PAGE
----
The Supreme Court on July 17 reserved its verdict on whether to decriminalize section 377 saying that courts cannot wait for a “majoritarian government” to decide on enacting, amending or striking down a law if it violates fundamental rights.
A five-judge Constitution bench headed by Chief Justice of India Dipak Misra, while hearing pleas challenging the validity of section 377 of the IPC, made clear that it may not strike down the law completely and deal with it to the extent it relates to consensual acts between two adults.
“If section 377 of the IPC goes away entirely, there will be anarchy. We are solely on consensual acts between man-man, man-woman. Consent is the fulcrum here. You cannot impose your sexual orientation on others without their consent,” the SC said.
The bench comprising of justices RF Nariman, AM Khanwilkar, DY Chandrachud and Indu Malhotra, added that “We would not wait for the majoritarian government to enact, amend or not to enact any law to deal with violations of fundamental rights.”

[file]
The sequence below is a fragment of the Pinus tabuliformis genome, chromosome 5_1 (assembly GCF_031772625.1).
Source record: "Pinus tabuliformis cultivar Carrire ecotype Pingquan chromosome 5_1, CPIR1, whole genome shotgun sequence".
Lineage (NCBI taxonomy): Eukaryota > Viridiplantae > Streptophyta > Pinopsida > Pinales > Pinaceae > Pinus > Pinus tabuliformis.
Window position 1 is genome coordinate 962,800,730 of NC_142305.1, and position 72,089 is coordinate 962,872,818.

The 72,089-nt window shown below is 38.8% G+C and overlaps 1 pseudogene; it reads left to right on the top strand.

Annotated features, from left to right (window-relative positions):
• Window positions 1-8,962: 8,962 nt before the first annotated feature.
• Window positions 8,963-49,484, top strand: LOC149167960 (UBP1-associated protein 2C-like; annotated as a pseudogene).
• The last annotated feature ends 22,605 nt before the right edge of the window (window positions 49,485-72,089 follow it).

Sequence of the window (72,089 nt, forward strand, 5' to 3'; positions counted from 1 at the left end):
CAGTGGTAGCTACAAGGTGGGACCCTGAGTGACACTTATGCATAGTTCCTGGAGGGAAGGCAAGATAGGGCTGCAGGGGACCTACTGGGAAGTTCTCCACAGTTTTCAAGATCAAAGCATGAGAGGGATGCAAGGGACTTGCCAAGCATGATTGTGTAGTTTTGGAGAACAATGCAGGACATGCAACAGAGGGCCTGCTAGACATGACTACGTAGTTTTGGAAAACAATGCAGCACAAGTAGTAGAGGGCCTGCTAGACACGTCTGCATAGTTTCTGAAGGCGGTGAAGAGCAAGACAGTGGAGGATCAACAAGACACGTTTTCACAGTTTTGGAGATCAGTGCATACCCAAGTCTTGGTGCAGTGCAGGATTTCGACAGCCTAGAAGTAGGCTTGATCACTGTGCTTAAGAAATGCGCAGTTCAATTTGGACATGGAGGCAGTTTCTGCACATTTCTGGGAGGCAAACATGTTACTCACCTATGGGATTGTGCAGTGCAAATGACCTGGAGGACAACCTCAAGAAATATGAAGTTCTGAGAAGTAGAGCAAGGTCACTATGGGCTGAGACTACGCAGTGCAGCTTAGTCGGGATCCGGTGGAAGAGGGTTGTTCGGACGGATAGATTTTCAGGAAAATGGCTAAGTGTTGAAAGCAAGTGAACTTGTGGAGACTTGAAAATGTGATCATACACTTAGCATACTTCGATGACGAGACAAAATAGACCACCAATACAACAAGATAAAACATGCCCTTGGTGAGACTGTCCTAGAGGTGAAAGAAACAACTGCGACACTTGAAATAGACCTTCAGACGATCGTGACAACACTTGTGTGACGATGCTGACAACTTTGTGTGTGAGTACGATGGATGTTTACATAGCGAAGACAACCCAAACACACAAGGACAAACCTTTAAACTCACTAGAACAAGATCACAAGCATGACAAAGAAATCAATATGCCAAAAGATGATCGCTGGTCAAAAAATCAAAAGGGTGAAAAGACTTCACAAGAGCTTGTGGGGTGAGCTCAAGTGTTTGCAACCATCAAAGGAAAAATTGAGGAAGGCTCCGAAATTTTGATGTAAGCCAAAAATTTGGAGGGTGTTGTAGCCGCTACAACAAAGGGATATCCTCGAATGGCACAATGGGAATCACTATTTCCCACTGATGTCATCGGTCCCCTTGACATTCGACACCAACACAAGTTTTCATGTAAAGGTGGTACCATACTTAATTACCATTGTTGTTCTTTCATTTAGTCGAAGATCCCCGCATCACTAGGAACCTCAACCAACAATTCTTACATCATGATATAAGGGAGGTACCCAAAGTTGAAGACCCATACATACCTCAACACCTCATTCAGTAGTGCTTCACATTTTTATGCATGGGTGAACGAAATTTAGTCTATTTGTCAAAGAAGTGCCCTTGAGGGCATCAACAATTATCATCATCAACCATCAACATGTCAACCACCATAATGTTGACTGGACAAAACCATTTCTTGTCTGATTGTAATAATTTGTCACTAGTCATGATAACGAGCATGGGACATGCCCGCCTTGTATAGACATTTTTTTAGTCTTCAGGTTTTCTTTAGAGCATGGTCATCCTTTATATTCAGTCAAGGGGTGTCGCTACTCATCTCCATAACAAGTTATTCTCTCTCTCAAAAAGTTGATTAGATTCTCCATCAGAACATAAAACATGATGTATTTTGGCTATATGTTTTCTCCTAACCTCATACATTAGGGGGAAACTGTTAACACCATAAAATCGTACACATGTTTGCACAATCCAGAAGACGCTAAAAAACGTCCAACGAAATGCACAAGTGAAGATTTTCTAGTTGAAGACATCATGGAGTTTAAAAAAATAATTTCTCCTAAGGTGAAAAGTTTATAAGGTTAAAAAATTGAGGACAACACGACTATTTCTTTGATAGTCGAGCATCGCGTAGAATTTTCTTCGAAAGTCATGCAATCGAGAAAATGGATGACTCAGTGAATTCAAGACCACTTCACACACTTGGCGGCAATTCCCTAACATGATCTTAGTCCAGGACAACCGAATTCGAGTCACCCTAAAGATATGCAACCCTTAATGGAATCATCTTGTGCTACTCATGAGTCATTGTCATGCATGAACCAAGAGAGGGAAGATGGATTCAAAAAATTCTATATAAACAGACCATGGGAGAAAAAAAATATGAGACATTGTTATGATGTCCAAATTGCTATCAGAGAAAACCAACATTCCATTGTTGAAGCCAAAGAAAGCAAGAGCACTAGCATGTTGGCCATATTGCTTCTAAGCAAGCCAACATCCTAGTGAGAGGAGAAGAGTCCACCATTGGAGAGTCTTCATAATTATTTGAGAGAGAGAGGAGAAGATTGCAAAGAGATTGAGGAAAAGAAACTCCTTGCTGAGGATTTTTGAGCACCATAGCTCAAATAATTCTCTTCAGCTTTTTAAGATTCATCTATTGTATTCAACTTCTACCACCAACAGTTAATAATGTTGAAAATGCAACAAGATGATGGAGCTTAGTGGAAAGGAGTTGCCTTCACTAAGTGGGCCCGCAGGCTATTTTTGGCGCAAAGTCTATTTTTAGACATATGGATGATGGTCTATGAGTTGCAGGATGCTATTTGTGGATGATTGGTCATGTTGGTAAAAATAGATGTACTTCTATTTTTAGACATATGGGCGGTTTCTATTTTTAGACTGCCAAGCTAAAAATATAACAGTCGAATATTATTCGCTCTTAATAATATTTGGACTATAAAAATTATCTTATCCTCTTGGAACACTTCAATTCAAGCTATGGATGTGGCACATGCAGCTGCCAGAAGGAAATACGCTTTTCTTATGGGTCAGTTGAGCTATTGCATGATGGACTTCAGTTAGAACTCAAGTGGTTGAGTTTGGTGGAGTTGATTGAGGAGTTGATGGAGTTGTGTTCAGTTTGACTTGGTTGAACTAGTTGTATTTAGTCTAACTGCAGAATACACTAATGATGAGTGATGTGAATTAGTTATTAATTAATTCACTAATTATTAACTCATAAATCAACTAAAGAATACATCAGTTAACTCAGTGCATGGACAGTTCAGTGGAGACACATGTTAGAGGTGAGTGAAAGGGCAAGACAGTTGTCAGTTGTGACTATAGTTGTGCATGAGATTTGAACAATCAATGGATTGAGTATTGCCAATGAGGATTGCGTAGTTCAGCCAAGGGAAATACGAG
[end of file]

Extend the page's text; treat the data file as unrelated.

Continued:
Justice Nariman added, “The whole object of the fundamental rights chapter is to give power to court to strike down laws that majoritarian governments do not touch due to political considerations. We are not bothered about what government does. They may enact, repeal, do whatever they want. It is our duty to uphold fundamental rights.”
Advocate Manoj George, appearing for two Christian organisations which want gay sex to remain as crime said that holding the law unconstitutional would have a cascading effect on personal laws of many communities and said, “Parliament must deal with it in its legislative wisdom”.